Students and faculty in the Sustainability subgroup recognize that the role of business is to create and distribute wealth equitably, both within and across generations. They subscribe to the principles of sustainable development, which is development that ‘meets the needs of the present without compromising the ability of future generations to meet their own needs’. A core assumption of researchers in this group is that the broader social and environmental contexts matter to business and that sustainability is core to effective management of risks and opportunities in today’s world. Researchers in this group are also interested in research with the potential to address broad global challenges and to make the world a better place.
The Sustainability group therefore looks to push the boundaries of current theories and methods. We are excited by new ideas and new approaches, as current theories have not adequately addressed some of the significant macro challenges confronting us. We are also excited by research that has practical implications and engages with real-world problems and phenomena.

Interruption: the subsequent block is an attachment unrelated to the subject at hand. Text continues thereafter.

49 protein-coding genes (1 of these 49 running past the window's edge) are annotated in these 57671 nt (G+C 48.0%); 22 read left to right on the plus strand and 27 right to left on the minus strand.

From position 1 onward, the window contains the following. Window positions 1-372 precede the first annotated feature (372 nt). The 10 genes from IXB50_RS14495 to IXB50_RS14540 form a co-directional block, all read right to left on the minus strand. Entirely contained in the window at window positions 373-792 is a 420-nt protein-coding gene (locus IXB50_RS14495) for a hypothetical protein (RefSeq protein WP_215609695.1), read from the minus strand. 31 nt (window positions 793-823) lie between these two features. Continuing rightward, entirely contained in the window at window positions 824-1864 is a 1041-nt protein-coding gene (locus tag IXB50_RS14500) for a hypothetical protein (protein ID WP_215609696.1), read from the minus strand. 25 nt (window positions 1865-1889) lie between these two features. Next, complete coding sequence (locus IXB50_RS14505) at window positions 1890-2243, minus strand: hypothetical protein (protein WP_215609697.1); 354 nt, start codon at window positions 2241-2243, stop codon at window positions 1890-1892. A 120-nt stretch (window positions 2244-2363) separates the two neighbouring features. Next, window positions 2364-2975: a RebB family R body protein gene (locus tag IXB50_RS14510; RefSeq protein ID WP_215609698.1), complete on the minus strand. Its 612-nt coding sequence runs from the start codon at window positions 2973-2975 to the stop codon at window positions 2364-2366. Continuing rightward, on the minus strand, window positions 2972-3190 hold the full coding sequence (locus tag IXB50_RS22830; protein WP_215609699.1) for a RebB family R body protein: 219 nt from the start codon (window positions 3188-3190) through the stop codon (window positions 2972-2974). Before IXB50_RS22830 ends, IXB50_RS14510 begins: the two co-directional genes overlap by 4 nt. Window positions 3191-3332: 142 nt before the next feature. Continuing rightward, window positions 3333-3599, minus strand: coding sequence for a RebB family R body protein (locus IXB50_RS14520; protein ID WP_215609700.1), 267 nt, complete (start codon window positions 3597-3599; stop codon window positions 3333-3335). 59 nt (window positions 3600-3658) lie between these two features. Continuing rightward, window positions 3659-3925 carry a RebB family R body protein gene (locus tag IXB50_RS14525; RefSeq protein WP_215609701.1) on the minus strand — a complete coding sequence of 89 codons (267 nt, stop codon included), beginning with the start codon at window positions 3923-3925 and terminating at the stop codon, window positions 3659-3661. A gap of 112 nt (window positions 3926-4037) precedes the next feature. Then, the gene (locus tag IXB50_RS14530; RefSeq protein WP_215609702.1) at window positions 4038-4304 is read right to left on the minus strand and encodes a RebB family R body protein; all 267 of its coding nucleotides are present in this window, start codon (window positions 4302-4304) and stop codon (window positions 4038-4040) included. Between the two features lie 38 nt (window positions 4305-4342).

The faculty members comprising this group include Diane-Laure Arjaliès, Pratima (Tima) Bansal, Oana Branzei, Jury Gualandris, Rob Klassen, Deishin Lee, and Wren Montgomery. They have published cutting-edge sustainability research in top journals across disciplines, including Academy of Management Journal, Academy of Management Review, Journal of Business Venturing, Journal of Operations Management, Management Accounting Research, Management Science, Organization Science, and Strategic Management Journal. PhD students in the Sustainability area have also received several awards including the Governor General's Gold Medal (Mark DesJardine, Natalie Slawinski), conference best paper prizes, and have placed at top schools (McGill, Penn State etc.).